SFU behavior

Hello Folks,

I understand Jitsi is a pure SFU webrtc solution. I am trying to understand what is the actual behavior. e.g. lets assume 10 people join a conference.

  • Does this mean everybody will send one stream out and get 9 streams in?

  • At what point will the video streams blackout when bandwidth constraints kick in

  • Whose video streams will black out amongst the 10 participants. How is it decided

  • What resolution of all 9 video streams does each participants get inbound. i.e if each participant is sending 720p out, do each of them end up receiving 720p in?

  • Where does the downscaling of video stream take place? Is it on receiver’s end?

  • Lastly, I know it has been asked multiple times about why Jitsi uses SFU instead of MCU. I did read that SFU is next gen tech and better than MCU. But if 10 people join and due to bandwidth few people’s video is not available, it comes as a bad experience. So can somebody from jitsi @damencho please let us know the reasoning behind using SFU.

  • Is there any way to introduce MCU in jitsi framework?

Yep.

When there is not enough download at an endpoint, videos will start switching off and will go back on when the network is back to enough for getting all videos.

Nope, depends of the size of the screen and the size of the thumbnails if it is tilieview. If it is sage view 180p will be received and 720p if it is available for the participant on stage.

If there are 100 participants with video and you look in tileview and see 25 participants you will receive just 25 videos, resolution depends of the size of the element.

Nope, this is simulcast, every participant is sending the 3 resolutions if enough bandwidth is available.

Lightweight server. It is easy and cheaper to have multiple sfu routers and to be mixing video.

Nope.
Currently, jibri is doing something similar, delivering a mix as a recording or live stream. And you can see around the forum people constantly having problems with the resources for it. And this is just for one session in a meeting with 10 participants, you will need 10 such sessions … what about 100 meetings with 10 or a 1000. If everything was MCU based - meet.jit.si will not exist today and probably and same for jitsi.

Many thanks @damencho
How does zoom display video of 300 participants simultaneously for business users. They claim to be using something called Multimedia router. Is it same as the sfu router you metioned

I think it is the same. And they do it the same we do it - route only what is needed.

How does zoom display video of 300 participants simultaneously for business users ?

I already answered this in my previous comment.

Thank you @damencho . However my experience with jitsi hosted on aws vs zoom is quite different. I have hosted a t3a.medium instance on aws in us-east and even when only 3 people join the conference the video of one of the persons sometimes goes off in Tile mode. I have never seen this happen to zoom.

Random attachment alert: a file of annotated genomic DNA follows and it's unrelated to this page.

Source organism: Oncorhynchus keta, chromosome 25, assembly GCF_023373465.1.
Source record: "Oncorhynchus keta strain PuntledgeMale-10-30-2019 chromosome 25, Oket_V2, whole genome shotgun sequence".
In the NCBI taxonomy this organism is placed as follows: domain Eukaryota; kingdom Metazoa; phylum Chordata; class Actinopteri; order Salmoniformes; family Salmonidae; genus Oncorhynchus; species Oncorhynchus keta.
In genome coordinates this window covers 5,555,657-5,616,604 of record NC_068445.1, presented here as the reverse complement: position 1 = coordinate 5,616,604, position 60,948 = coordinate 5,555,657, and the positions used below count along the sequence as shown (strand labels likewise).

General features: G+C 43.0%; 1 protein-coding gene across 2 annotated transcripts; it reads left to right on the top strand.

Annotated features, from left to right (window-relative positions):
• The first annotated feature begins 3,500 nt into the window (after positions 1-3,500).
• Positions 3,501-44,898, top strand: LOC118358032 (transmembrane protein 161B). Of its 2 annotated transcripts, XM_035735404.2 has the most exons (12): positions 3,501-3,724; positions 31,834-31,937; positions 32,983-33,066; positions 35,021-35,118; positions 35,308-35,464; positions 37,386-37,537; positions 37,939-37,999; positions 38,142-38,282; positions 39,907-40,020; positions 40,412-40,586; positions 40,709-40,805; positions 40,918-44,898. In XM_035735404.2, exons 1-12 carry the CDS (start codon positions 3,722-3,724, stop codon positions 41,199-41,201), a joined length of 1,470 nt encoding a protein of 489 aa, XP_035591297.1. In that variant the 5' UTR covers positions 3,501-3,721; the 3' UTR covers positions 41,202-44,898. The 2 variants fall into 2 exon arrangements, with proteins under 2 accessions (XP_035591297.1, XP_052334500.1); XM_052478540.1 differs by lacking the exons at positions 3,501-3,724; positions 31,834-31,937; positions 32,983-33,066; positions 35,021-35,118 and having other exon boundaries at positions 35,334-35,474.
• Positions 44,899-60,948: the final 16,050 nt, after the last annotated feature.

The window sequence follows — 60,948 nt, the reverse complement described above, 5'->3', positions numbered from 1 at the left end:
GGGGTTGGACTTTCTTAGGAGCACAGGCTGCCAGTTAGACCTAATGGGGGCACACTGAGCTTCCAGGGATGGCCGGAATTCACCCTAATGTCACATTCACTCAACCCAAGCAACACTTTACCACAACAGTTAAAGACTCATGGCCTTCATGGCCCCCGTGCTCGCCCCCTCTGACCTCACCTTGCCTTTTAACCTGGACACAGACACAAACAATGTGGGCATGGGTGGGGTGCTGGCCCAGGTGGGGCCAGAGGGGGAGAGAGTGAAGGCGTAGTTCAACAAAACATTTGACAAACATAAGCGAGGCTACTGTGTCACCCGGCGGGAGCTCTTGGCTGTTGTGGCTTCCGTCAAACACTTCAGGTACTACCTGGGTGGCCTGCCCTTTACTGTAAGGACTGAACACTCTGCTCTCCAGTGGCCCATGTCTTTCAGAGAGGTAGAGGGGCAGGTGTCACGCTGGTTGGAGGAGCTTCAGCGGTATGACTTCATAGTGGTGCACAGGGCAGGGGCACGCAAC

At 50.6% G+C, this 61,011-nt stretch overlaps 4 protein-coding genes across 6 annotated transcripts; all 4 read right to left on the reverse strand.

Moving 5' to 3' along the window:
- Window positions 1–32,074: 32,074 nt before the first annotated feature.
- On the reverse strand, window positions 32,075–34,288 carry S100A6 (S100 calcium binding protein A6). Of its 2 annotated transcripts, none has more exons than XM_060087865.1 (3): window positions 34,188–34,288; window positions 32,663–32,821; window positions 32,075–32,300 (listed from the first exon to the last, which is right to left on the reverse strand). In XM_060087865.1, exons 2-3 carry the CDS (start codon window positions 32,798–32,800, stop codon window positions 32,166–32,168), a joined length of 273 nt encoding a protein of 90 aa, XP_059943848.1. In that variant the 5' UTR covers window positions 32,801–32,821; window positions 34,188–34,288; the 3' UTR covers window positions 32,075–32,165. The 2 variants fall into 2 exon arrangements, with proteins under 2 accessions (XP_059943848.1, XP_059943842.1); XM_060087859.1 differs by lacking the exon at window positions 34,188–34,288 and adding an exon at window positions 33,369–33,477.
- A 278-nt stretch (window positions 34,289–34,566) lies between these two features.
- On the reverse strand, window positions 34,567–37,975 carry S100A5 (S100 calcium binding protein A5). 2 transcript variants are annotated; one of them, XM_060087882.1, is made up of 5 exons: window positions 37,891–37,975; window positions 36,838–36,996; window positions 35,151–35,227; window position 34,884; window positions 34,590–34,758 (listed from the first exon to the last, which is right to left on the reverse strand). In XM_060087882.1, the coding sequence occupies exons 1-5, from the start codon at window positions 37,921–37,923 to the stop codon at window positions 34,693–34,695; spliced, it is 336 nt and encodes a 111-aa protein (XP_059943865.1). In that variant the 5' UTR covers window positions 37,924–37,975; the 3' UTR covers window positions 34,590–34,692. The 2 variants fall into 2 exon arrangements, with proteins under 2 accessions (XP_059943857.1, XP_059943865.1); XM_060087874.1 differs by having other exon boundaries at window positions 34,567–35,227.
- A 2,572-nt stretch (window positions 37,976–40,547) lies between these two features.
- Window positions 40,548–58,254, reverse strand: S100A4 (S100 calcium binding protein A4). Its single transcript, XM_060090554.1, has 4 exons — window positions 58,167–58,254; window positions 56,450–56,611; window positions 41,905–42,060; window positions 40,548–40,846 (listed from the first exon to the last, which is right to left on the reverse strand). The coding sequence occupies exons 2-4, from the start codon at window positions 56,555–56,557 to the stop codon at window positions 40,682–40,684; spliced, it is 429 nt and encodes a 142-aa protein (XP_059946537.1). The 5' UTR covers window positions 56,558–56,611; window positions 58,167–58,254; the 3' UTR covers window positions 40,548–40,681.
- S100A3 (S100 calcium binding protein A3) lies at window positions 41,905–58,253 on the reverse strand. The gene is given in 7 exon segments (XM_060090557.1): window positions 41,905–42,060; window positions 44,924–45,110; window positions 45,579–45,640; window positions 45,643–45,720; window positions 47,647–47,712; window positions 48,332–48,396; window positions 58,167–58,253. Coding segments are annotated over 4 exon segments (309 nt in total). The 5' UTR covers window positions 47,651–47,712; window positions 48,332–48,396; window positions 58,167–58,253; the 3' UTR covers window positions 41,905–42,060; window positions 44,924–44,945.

1. How can this be solved. What does zoom have different (private data centers, dedicated bandwidth?)
  2. Also if the bandwidth goes down, is there a way that jitsi automatically switches to lower resolution streams e.g. from tile view to filmstrip view

t3 is a budget, low-cost instance type. Use m5/c5 (or m6g/c6g ARM instances). You can put 300 in a call with Jitsi, you just need to spec and configure your servers properly.

I wonder it is problem with aws ec2 t3a.medium instance. I only have one meeting with 3 people in it. If it was multiple meetings with many people then it makes sense that t3a.medium cannot handle network load.

Infact I have used m5 also for this single meeting with 3 people and still it gave issues. Is there a way to know through jitsi about where is the network bandwidth narrow ? Is it at the receiver’s end or is it at the server’s end.

How do I test this ? Is there a test setup? Does jitsi-torture work? or is there any other automated test framework

If you’re using an m5 instance on AWS and there are only 3 participants, the bandwidth problem is certainly not on the AWS side. Even t3 should have enough bandwidth, with t3 the concern would be the limited CPU resources.

Especially since you mentioned only one participant’s video goes black, it’s most likely constrained bandwidth between them and the JVB.

Is there a way to know through jitsi about where is the network bandwidth narrow ? Is it at the receiver’s end or is it at the server’s end.

All jitsi (or any application) can know is that packets were lost somewhere in the path between the user and the server, not where they were lost in that path.

To try to determine where, you could use tools like iperf to test possible throughput, packet rate, loss and jitter. By running it between different combinations of endpoints (e.g. between your server and another server, between your server and the user, between the user and another server) you can start to infer the likely location of a bandwidth constraint. If you’re using iperf, run it in UDP mode with a target bitrate. TCP speed tests (like most of the browser-based ones) can fail to detect network problems that would affect real-time communication.

Having said all that, though, with only a few participants you can be reasonably sure your server is not the bandwidth constraint if you’re using AWS or another host with good quality connectivity. If issues affect only a few participants, and consistently those ones, it’s quite likely that the problem is with those participants’ ISP, WiFi or computer. Or maybe they’re all from the same country, with limited international capacity given to residential end-users, and your JVB is in another country. Look for the simple answers first before diving headfirst into network testing tools.